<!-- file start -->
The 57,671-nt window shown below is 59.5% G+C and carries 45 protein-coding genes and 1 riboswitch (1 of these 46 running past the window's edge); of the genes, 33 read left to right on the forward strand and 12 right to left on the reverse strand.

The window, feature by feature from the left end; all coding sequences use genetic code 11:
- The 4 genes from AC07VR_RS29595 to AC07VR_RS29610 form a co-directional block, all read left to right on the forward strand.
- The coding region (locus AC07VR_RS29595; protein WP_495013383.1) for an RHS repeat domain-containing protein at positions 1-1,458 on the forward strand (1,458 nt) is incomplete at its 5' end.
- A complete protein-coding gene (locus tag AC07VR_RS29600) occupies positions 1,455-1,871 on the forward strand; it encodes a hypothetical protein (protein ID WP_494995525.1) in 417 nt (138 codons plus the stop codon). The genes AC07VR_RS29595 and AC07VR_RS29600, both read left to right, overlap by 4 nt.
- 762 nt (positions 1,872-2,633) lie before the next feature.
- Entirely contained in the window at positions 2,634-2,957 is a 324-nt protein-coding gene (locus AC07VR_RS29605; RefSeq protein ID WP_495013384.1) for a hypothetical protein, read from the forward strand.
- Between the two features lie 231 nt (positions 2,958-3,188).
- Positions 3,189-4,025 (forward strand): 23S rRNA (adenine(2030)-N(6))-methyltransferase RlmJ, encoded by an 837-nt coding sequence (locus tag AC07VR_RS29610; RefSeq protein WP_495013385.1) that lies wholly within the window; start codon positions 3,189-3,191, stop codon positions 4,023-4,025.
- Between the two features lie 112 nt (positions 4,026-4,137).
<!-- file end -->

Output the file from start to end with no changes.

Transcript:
The 57,671-nt window shown below is 59.5% G+C and carries 45 protein-coding genes and 1 riboswitch (1 of these 46 running past the window's edge); of the genes, 33 read left to right on the forward strand and 12 right to left on the reverse strand.

The window, feature by feature from the left end; all coding sequences use genetic code 11:
- The 4 genes from AC07VR_RS29595 to AC07VR_RS29610 form a co-directional block, all read left to right on the forward strand.
- The coding region (locus AC07VR_RS29595; protein WP_495013383.1) for an RHS repeat domain-containing protein at positions 1-1,458 on the forward strand (1,458 nt) is incomplete at its 5' end.
- A complete protein-coding gene (locus tag AC07VR_RS29600) occupies positions 1,455-1,871 on the forward strand; it encodes a hypothetical protein (protein ID WP_494995525.1) in 417 nt (138 codons plus the stop codon). The genes AC07VR_RS29595 and AC07VR_RS29600, both read left to right, overlap by 4 nt.
- 762 nt (positions 1,872-2,633) lie before the next feature.
- Entirely contained in the window at positions 2,634-2,957 is a 324-nt protein-coding gene (locus AC07VR_RS29605; RefSeq protein ID WP_495013384.1) for a hypothetical protein, read from the forward strand.
- Between the two features lie 231 nt (positions 2,958-3,188).
- Positions 3,189-4,025 (forward strand): 23S rRNA (adenine(2030)-N(6))-methyltransferase RlmJ, encoded by an 837-nt coding sequence (locus tag AC07VR_RS29610; RefSeq protein WP_495013385.1) that lies wholly within the window; start codon positions 3,189-3,191, stop codon positions 4,023-4,025.
- Between the two features lie 112 nt (positions 4,026-4,137).